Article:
Oil is no longer the world’s most valuable resource. Data is the most valuable resource.
“73% of people agree that in the internet age, you have to provide personal information to buy things.” – Data & Marketing Association
When the GDPR goes into effect on May 25, 2018, the personal data we use as marketers as defined by the EU includes any information that can be used to directly or indirectly identify an individual (or data subject). This means that everything from an email address, to a name, IP address, photo and more are included.
The other day I called my financial institution to get a home equity line of credit quote and the customer service professional toward the conclusion of the call asked if I would like to receive future specific communications regarding home equity lines of credit. I opted-in to receive specific communications. Even though I am not an EU- based consumer, smarter marketing practices is a good thing for all.
As a fellow marketer, here are a few things to consider as you prepare for GDPR:
Under GDPR consent must be explicit. Companies must be able to provide proof that an individual elected to opt-in to receiving specific marketing communications. Opt-in followed up with a click to confirm email is a great way to ensure consumers understand and are in agreement.
Data capture field and forms
With opt-in becoming a mandatory requirement, marketers must ensure any on-site forms (current and future) are in compliance. Forms must be deployed and hosted that complies with GDPR.
Opt-in consent requirements mean marketers will need to show evidence for opt-in for marketing campaigns, such as an opt-in from your tradeshow booth, or a follow-up email post-event.
Customer Relationship Management software (CRM)
Under the right to be forgotten, as everybody has the right to opt-out, this may affect the way you manage your CRM for example you would no longer be able to mark someone as “do not contact” – personal details would have to be deleted. It’s also worth checking the technology infrastructure to ensure that when requested, data can be removed from all related databases and platforms.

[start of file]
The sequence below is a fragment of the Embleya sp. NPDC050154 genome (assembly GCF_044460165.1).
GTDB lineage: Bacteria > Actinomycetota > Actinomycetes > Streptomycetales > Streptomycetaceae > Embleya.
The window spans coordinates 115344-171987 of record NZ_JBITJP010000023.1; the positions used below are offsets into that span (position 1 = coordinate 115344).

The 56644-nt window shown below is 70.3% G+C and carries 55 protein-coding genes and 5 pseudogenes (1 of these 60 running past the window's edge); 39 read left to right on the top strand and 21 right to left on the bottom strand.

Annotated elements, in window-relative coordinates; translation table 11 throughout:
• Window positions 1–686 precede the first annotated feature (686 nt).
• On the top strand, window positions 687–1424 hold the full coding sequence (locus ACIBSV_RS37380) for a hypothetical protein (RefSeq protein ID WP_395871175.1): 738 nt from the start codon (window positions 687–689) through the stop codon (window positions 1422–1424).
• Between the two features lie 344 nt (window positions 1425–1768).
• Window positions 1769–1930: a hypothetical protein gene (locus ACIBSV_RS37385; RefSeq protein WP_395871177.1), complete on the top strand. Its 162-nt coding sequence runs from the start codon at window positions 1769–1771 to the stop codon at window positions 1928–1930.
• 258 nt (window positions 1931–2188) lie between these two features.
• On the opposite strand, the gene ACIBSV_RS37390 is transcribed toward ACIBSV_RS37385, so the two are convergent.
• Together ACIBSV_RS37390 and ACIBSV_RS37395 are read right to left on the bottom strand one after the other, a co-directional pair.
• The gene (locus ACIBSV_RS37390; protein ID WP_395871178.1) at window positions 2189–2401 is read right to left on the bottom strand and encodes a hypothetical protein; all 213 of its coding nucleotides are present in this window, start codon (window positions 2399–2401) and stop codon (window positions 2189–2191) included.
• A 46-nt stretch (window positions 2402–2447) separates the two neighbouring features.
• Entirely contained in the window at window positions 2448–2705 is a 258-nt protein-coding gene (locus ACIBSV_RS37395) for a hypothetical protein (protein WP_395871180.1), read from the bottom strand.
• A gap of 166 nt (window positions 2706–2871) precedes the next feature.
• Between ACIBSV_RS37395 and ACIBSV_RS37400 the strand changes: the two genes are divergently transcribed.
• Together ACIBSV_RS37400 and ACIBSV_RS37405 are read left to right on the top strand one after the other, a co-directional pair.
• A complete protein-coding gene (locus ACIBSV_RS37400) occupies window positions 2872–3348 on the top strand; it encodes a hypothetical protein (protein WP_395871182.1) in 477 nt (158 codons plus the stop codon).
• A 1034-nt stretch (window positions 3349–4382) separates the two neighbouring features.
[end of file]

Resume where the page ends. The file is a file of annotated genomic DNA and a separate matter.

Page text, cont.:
GDPR and marketing transparency
With the GDPR around the corner, marketing should not be an illusion for consumers. Give consumers transparency (be the good doctor). If a consumer understands why they are opting into your messaging and sees the value they will gain, a trustful relationship can take place, e.g:
- provide seamless and consistent experiences across all channels and customer touch points, eliminating the need for customers to repeat themselves
- tailor customer communications and pertinent offers to meet real-time consumer desires
- proactively gather voice of the customer feedback across all channels including social media, sentiment analysis
- provide timely, personalized follow-up where appropriate
GDPR is a looming mandate can also be an opportunity to gain competitive advantage with a winning strategy. Enterprise Information Management (EIM) solutions help control the acquisition, protection, retention, and disposal of personal information. With them organizations can be well-poised to ensure compliance as well as increase efficiency and customer loyalty.
Get a foothold on the GDPR. Watch this video to learn:
• new insights into GDPR provisions and customer expectations about data use
• how organizations can seize opportunities for competitive advantage under the GDPR
• tools for starting critical discussions with partners and internal stakeholders
Stay tuned for additional information as May 25, 2018 approaches!